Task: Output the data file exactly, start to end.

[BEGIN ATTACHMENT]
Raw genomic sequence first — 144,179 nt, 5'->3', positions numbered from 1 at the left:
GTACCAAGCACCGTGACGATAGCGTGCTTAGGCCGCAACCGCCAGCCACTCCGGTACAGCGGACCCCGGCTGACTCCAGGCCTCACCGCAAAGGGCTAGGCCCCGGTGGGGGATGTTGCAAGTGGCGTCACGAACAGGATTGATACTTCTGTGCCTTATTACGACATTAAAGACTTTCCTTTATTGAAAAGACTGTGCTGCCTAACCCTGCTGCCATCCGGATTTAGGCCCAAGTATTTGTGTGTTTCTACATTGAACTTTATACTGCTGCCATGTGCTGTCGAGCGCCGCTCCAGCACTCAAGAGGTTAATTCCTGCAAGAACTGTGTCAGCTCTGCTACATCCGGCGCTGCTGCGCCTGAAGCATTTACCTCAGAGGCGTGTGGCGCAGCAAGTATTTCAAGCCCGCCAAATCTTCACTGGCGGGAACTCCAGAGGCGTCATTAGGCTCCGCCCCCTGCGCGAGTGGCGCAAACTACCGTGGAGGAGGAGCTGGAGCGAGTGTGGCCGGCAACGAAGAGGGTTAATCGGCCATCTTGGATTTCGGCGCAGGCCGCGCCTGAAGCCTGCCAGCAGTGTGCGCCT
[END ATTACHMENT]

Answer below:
Raw genomic sequence first — 144,179 nt, 5'->3', positions numbered from 1 at the left:
GTACCAAGCACCGTGACGATAGCGTGCTTAGGCCGCAACCGCCAGCCACTCCGGTACAGCGGACCCCGGCTGACTCCAGGCCTCACCGCAAAGGGCTAGGCCCCGGTGGGGGATGTTGCAAGTGGCGTCACGAACAGGATTGATACTTCTGTGCCTTATTACGACATTAAAGACTTTCCTTTATTGAAAAGACTGTGCTGCCTAACCCTGCTGCCATCCGGATTTAGGCCCAAGTATTTGTGTGTTTCTACATTGAACTTTATACTGCTGCCATGTGCTGTCGAGCGCCGCTCCAGCACTCAAGAGGTTAATTCCTGCAAGAACTGTGTCAGCTCTGCTACATCCGGCGCTGCTGCGCCTGAAGCATTTACCTCAGAGGCGTGTGGCGCAGCAAGTATTTCAAGCCCGCCAAATCTTCACTGGCGGGAACTCCAGAGGCGTCATTAGGCTCCGCCCCCTGCGCGAGTGGCGCAAACTACCGTGGAGGAGGAGCTGGAGCGAGTGTGGCCGGCAACGAAGAGGGTTAATCGGCCATCTTGGATTTCGGCGCAGGCCGCGCCTGAAGCCTGCCAGCAGTGTGCGCCT